Olympics History >> Berlin 1936 >> Key Moments
Berlin 1936 - Key Moments
Hitler and his generals foresaw the Berlin Games as the perfect opportunity to demonstrate the might of the Nazi propaganda machine - especially their theories on the supremacy of the Aryan race over Jews, Blacks and other non-Germans. Jesse Owens had other ideas.
In a matter of days, the "Black Pearl" of American athletics shattered this propaganda like a house of cards by achieving an unprecedented run of four gold medals in the 100m, 200m, long jump, and 4x100m. Much to Hitler's disappointment.
For Owens, it was the result of pure athletic ability that was first noticed on the track of Fairmont Junior High School in Cleveland, Ohio one afternoon in 1928.
Only 15 years old, he ran the 100 yards in a time of 9.8sec before jumping 1.85m in the high jump and 7.65m in the long jump.
A few weeks before the Berlin meeting, Owens gave notice of his intention to shine by smashing the 100m world record in a time of 10.2 sec. For this particular son of a slave, there were two objectives tied to the Games: to win a medal for his country, but above all to establish the fact that all races were equal.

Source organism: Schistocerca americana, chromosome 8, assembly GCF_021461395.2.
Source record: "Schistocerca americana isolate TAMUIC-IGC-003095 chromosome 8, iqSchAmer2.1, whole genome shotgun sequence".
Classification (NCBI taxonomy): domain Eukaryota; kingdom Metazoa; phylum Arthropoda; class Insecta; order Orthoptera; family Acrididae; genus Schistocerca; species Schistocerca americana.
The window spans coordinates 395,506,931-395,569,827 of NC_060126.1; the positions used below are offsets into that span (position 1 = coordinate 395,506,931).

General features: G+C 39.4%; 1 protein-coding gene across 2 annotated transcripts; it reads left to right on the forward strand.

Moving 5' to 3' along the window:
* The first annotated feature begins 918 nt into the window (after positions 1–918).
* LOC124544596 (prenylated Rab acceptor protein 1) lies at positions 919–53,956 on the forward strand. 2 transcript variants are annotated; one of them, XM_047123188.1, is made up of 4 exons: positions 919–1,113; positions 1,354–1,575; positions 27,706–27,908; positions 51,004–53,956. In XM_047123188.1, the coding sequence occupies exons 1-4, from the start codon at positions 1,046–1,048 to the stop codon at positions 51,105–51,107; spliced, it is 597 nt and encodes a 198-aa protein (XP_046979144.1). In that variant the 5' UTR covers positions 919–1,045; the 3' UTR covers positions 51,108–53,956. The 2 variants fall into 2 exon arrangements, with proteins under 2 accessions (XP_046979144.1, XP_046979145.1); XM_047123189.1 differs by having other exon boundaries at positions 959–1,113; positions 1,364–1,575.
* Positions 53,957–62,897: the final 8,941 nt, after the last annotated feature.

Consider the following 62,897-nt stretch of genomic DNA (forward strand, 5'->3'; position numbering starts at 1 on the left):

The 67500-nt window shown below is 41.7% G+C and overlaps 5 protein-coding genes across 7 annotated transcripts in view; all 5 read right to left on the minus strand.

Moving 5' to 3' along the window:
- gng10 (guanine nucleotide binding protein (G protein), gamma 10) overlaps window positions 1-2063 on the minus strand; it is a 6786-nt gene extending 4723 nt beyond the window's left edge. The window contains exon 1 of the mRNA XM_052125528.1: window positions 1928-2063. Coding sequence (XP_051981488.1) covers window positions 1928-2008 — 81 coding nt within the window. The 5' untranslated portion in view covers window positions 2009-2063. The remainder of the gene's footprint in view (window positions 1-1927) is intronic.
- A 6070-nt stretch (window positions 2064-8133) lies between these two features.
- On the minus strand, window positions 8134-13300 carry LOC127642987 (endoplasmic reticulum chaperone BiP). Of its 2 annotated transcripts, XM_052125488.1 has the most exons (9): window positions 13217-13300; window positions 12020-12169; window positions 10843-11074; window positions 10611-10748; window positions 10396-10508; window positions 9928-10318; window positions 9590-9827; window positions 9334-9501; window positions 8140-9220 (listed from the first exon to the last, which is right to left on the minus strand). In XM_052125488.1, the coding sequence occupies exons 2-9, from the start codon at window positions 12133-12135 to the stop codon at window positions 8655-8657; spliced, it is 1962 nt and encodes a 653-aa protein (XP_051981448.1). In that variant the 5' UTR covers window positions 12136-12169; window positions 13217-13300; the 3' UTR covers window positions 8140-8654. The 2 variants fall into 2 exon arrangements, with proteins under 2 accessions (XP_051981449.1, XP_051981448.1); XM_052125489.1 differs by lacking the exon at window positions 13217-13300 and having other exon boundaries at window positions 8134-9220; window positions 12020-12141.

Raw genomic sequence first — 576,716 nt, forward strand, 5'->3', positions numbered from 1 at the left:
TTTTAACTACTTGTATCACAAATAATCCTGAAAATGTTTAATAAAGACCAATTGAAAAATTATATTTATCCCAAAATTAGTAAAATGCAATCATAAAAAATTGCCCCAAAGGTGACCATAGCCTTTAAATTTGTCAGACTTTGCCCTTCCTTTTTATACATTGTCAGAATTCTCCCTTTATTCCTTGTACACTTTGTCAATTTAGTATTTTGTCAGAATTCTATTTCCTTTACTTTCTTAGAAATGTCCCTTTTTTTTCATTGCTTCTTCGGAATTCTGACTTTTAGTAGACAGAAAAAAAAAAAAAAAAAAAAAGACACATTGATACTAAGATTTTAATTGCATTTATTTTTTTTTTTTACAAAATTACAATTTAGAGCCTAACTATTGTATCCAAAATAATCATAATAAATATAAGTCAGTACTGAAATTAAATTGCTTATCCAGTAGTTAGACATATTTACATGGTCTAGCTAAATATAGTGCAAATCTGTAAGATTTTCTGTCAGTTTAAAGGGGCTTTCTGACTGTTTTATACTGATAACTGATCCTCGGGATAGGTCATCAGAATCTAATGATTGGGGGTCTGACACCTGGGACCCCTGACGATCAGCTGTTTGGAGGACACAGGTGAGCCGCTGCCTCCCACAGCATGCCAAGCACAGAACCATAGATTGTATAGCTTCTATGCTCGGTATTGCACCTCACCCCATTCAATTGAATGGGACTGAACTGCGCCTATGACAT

Hitler in disarray
His initial response came in the 100m final, the first of his medals, with an Olympic record time of 10.3 sec, pulling ahead of his compatriot Ralph Metclafe.
In the 200m, he beat another compatriot, Matthew Robinson, before overtaking Lutz Long in the long jump on his last attempt (8.06m) to win his third title - much to the great disappointment of Hitler who, having already welcomed and congratulated many victorious athletes, left the stadium quickly to avoid congratulating Owens.
The "black pearl" of American athletics continued his haul with a team win in the 4x100m, establishing a world record in 39.8 sec. In total, he won four gold medals between August 3 - 9.
Unfortunately the shine would soon wear off for Owens on his return to his homeland. In short, the rest of his career was less fruitful and he was accused of, and suffered, the subsequent effects of professionalism. Aged only 24, he was denied the right to participate in further Olympic competition.
"Jessie" subsequently spent his time working for the improvement of the treatment of his African-American countrymen, meriting him the title "United States ambassador for the Third World" by President Eisenhower. Ironically, yet another fight for equality.
Copyright 2008 Agence France-Presse.